News & Interviews for The Giver

Noyce tries to thread the needle by hewing close to his source material while peppering in some grander-scale sci-fi business to keep things moving. It doesn't remotely work.

The fatal irony at the heart of The Giver is too hilariously blatant to ignore: here is a dystopian teen drama about the perils of sameness that feels exactly like all of the other movies in its increasingly crowded genre.

It's an intelligent, accomplished, unpadded thriller, and one suitable for the children.

It just looks like a low-rent mishmash of Divergentand The Hunger Games, recycling riffs from Logan's Run with sets and costumes lifted from Bill and Ted's Bogus Journey.

The Giver is a solid, soft sci-fi entertainment with plenty of talented folks attached.

Robert B Weide of Curb Your Enthusiasm fame co-wrote the screenplay but, sadly, none of the debunking wit of that series is found in this solemn, sappy fable.

A small movie with big ideas about individual freedoms, memory, traditions and customs. Important themes one and all, but they're wrapped in a movie that does not do them justice.

To my own surprise I ended up enjoying this movie more than I anticipated I would after the first few minutes in.

The cast is truly the thing in Phillip Noyce's adaptation of Lois Lowry's YA novel The Giver.

Noyce's cinematography is striking, shifting from dullish gray to the full spectrum of the rainbow, but the movie's plot and final denouement are telegraphed from virtually its first nanosecond.

For a film that claims to champion colorful nonconformity, The Giver is depressingly drab.


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Verifying this statement in a movie named Oculus - Psychology

Mistaken eyewitness identifications contributed to approximately 69% of the more than 375 wrongful convictions in the United States overturned by post-conviction DNA evidence.

• Inaccurate eyewitness identifications can confound investigations from the earliest stages. Critical time is lost while police are distracted from the real perpetrator, focusing instead on building the case against an innocent person.

• Despite solid and growing proof of the inaccuracy of traditional eyewitness ID procedures – and the availability of simple measures to reform them – traditional eyewitness identifications remain among the most commonly used and compelling evidence brought against criminal defendants.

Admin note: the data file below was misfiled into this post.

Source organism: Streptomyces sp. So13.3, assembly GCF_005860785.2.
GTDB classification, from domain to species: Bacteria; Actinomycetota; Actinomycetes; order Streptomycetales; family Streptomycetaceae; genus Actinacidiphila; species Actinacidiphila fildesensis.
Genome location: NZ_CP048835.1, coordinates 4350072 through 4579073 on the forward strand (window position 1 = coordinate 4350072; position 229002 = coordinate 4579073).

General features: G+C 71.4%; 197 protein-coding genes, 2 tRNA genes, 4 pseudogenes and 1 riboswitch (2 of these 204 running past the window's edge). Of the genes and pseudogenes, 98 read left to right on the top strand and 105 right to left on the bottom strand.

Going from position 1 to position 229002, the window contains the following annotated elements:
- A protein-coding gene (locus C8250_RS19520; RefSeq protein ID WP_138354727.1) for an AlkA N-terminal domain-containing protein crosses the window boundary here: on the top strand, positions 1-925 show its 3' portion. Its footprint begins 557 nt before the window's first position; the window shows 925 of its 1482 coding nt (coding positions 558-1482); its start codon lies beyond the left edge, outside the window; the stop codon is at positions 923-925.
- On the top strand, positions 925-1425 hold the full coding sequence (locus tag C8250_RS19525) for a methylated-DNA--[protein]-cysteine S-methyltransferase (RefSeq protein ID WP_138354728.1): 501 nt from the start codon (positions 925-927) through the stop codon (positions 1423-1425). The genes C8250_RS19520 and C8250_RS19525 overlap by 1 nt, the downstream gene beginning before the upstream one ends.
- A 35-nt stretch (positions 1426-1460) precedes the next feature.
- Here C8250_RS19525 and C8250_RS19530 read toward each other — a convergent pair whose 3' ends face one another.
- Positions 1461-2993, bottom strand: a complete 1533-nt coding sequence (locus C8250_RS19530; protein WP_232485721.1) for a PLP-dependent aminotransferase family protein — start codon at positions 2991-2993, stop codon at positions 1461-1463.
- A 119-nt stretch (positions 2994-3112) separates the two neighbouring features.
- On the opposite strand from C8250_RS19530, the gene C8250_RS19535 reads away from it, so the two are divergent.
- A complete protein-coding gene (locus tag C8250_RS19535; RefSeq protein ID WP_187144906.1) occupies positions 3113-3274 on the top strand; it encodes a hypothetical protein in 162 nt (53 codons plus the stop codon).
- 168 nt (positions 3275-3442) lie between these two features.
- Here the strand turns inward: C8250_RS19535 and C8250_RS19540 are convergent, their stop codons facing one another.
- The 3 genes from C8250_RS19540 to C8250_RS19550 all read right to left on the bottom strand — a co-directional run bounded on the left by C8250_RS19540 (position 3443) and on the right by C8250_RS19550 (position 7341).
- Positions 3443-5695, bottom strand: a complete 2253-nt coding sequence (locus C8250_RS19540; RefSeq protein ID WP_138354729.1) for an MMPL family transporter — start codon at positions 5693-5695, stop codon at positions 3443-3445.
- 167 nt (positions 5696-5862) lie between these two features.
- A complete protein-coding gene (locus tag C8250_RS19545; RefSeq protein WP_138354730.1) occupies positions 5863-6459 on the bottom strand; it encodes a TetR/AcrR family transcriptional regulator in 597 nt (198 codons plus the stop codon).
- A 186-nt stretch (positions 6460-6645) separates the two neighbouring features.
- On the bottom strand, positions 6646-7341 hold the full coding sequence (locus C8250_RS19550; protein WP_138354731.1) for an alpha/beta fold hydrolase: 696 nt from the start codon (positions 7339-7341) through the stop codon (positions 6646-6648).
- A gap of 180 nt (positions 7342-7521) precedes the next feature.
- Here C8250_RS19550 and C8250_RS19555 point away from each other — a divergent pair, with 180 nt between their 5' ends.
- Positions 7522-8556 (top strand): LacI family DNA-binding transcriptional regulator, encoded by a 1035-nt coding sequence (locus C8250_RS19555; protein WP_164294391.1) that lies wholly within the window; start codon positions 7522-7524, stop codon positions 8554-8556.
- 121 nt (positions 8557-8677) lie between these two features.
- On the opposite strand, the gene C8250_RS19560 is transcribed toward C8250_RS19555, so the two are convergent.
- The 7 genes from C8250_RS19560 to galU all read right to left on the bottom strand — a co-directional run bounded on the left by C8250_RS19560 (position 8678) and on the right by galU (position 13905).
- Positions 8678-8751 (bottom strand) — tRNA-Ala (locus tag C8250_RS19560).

Traditional Eyewitness Identification Practices – And Problems

• In a standard lineup, the lineup administrator typically knows who the suspect is. Research shows that administrators often provide unintentional cues to the eyewitness about which person to pick from the lineup.

• In a standard lineup, without instructions from the administrator, the eyewitness often assumes that the perpetrator of the crime is one of those presented in the lineup. This often leads to the selection of a person despite doubts.

• In a standard lineup, the lineup administrator may choose to compose a live or photo lineup where non-suspect “fillers” do not match the witness’s description of the perpetrator or do not resemble the suspect. This can cause the suspect to stand out to a witness because of the composition of the lineup. This unintentional suggestion can lead an eyewitness to identify a particular individual in a photo array or lineup.

• In a standard lineup, the lineup administrator may not elicit or document a statement from a witness articulating their level of confidence in an identification made during the identification process. A witness’s confidence can be particularly susceptible to influence by information provided to the witness after the identification process. Research shows that information provided to a witness after an identification suggesting that the witness selected the right person can dramatically, yet artificially, increase the witness’s confidence in the identification. Therefore it is critically important to capture an eyewitness’s level of confidence at the point in time that an identification is made.

How to Improve the Accuracy of Eyewitness Identifications

The Innocence Project endorses a range of procedural reforms to improve the accuracy of eyewitness identification. These reforms have been recognized by police, prosecutorial and judicial experience, as well as national justice organizations, including the National Institute of Justice and the American Bar Association. The benefits of these reforms are corroborated by over 30 years of peer-reviewed comprehensive research.